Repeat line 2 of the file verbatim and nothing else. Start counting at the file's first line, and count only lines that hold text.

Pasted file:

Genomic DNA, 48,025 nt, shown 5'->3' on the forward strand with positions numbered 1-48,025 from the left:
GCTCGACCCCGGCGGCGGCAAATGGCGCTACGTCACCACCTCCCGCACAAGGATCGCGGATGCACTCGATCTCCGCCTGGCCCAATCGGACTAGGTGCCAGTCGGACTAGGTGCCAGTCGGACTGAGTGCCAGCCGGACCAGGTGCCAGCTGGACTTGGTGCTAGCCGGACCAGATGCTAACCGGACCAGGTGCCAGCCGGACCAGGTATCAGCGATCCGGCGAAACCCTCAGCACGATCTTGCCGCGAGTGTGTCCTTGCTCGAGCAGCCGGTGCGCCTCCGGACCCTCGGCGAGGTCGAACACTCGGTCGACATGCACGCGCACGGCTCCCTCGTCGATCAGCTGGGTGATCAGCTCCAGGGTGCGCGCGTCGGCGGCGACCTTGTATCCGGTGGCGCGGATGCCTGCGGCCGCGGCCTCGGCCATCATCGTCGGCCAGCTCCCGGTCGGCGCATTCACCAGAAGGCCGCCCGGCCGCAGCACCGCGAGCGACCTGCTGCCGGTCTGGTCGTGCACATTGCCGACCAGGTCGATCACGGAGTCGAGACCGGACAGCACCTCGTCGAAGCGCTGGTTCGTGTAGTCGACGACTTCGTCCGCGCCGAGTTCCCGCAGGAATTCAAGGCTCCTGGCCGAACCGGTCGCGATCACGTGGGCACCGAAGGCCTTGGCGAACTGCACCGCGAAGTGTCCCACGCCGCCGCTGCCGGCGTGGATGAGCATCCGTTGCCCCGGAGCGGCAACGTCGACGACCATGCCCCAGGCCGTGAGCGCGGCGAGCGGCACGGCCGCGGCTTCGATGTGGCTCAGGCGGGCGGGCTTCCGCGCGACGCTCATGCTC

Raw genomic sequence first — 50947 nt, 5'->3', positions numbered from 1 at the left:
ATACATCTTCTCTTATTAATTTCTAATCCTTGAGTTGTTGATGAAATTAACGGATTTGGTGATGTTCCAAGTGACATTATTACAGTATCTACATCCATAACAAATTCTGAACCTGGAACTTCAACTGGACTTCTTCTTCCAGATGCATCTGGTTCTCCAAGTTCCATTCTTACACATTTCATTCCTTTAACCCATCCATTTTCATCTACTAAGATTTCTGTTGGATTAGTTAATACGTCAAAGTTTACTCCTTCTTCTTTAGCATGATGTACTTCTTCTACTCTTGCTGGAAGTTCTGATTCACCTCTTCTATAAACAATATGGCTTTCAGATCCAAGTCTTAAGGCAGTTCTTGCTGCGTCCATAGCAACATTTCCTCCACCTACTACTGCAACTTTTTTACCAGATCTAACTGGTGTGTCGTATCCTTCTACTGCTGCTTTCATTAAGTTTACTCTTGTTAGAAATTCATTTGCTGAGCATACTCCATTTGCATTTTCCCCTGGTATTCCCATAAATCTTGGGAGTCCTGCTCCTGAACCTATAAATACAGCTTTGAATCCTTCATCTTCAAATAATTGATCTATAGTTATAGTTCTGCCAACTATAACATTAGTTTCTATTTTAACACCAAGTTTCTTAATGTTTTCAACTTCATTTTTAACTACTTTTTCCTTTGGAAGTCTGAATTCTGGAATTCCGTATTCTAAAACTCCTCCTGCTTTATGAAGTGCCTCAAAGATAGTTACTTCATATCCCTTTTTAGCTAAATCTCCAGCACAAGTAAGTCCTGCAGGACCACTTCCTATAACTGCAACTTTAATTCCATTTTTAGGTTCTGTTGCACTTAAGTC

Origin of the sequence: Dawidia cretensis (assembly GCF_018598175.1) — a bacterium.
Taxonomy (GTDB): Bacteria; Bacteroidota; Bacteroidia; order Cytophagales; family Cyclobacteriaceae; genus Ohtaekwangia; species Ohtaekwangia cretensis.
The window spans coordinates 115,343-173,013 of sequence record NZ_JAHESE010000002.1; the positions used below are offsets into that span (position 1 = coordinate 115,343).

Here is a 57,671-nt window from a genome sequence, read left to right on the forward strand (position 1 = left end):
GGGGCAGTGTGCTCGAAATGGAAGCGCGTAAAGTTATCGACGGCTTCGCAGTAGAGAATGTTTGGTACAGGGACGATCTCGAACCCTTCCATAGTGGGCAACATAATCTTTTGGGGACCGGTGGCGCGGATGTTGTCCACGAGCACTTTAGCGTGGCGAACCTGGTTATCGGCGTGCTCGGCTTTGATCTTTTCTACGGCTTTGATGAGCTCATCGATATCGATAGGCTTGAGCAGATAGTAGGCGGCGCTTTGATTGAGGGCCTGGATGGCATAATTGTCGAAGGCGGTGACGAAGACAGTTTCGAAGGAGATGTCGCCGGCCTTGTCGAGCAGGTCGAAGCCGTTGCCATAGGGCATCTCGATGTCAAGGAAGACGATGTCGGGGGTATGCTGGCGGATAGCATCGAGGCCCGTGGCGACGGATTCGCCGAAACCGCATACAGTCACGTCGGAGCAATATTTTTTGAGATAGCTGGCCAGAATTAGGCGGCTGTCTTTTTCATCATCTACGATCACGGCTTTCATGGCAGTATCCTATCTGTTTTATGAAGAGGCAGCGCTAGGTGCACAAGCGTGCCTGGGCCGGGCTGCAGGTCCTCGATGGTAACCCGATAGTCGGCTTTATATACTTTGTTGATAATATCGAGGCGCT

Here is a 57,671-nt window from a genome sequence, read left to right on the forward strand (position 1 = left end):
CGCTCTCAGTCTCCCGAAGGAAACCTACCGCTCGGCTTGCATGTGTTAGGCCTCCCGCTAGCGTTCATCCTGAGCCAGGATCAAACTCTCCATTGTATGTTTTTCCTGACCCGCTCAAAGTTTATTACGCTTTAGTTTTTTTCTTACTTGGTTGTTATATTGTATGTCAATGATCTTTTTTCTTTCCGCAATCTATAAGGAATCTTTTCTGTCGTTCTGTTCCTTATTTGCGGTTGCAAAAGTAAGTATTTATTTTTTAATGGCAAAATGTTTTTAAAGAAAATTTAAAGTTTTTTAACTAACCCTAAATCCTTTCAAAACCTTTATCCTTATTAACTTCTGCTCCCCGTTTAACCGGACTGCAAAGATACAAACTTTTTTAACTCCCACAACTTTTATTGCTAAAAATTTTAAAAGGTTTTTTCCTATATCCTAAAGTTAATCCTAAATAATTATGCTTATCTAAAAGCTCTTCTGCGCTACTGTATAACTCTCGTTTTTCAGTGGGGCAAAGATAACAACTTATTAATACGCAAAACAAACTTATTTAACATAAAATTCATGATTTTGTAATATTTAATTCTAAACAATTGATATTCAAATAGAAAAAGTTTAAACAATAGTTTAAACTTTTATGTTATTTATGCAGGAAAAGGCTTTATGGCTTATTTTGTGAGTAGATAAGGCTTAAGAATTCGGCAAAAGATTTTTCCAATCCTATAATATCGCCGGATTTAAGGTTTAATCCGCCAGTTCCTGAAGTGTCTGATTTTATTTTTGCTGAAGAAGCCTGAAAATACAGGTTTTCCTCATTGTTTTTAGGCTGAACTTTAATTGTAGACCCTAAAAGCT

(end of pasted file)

GCTCGACCCCGGCGGCGGCAAATGGCGCTACGTCACCACCTCCCGCACAAGGATCGCGGATGCACTCGATCTCCGCCTGGCCCAATCGGACTAGGTGCCAGTCGGACTAGGTGCCAGTCGGACTGAGTGCCAGCCGGACCAGGTGCCAGCTGGACTTGGTGCTAGCCGGACCAGATGCTAACCGGACCAGGTGCCAGCCGGACCAGGTATCAGCGATCCGGCGAAACCCTCAGCACGATCTTGCCGCGAGTGTGTCCTTGCTCGAGCAGCCGGTGCGCCTCCGGACCCTCGGCGAGGTCGAACACTCGGTCGACATGCACGCGCACGGCTCCCTCGTCGATCAGCTGGGTGATCAGCTCCAGGGTGCGCGCGTCGGCGGCGACCTTGTATCCGGTGGCGCGGATGCCTGCGGCCGCGGCCTCGGCCATCATCGTCGGCCAGCTCCCGGTCGGCGCATTCACCAGAAGGCCGCCCGGCCGCAGCACCGCGAGCGACCTGCTGCCGGTCTGGTCGTGCACATTGCCGACCAGGTCGATCACGGAGTCGAGACCGGACAGCACCTCGTCGAAGCGCTGGTTCGTGTAGTCGACGACTTCGTCCGCGCCGAGTTCCCGCAGGAATTCAAGGCTCCTGGCCGAACCGGTCGCGATCACGTGGGCACCGAAGGCCTTGGCGAACTGCACCGCGAAGTGTCCCACGCCGCCGCTGCCGGCGTGGATGAGCATCCGTTGCCCCGGAGCGGCAACGTCGACGACCATGCCCCAGGCCGTGAGCGCGGCGAGCGGCACGGCCGCGGCTTCGATGTGGCTCAGGCGGGCGGGCTTCCGCGCGACGCTCATGCTC